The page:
The thought that we were happy set me free. It meant I didn’t have to look back on our past with anger or sadness; I could just let it be. It also started loosening my anger about the present. It’s hard for me to explain why my feelings shifted so dramatically from anger to compassion, but they did. I realized that I had a choice to make: I could stew in my anger and let it fester into hatred, or I could choose love. I could choose to honor our friendship and take a leap of faith into the unknown, into life after romance.
And so I leapt.
I understood that Matt was not choosing his misery. He’s swimming in a complicated milieu, and he’s not in a place physically or emotionally where he can be a good partner. Knowing all of that, I wanted to choose love. My initial reaction to our break-up was this, which is an excerpt from a letter I wrote to several friends:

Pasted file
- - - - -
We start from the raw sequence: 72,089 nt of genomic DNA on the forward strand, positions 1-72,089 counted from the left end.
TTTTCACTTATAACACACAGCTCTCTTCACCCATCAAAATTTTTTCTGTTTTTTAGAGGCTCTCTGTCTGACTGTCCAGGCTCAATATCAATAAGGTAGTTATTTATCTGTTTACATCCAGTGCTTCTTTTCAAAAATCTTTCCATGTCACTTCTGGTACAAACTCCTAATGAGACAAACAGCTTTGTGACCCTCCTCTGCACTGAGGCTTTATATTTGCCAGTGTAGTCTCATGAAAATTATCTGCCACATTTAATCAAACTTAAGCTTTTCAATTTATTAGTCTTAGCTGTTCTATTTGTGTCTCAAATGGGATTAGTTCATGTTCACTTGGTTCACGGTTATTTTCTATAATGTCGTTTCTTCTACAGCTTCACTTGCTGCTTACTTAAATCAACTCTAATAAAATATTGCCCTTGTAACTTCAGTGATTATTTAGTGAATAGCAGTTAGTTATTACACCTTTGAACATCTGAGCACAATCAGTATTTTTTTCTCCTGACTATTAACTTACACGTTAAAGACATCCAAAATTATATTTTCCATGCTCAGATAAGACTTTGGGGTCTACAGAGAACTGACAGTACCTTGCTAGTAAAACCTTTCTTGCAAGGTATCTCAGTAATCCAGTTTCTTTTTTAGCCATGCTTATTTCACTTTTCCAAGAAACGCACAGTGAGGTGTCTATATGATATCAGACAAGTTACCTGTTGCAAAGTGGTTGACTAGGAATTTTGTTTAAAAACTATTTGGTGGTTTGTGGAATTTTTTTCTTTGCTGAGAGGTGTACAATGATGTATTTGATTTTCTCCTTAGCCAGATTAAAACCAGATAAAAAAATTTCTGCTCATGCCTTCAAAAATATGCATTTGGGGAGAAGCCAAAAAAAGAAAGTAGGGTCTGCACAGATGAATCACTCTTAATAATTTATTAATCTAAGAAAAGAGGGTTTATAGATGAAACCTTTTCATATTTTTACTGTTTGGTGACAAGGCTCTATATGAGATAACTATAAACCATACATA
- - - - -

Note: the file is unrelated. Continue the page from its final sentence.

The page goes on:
“When you love someone for a long time (we dated for almost five years, and we were very close friends before that), it feels as though they are a part of you. Matt is my best friend, my confidant, the first person I want to share things with. Our relationship taught me a lot about myself, love, friendship, and so much more. To see our romance end is like seeing part of myself fade away with it. I am sad and angry and confused about the whole thing. He and I had a great connection and a wonderful relationship. I still can't really imagine my future without our romance—it just looks so cold and empty.”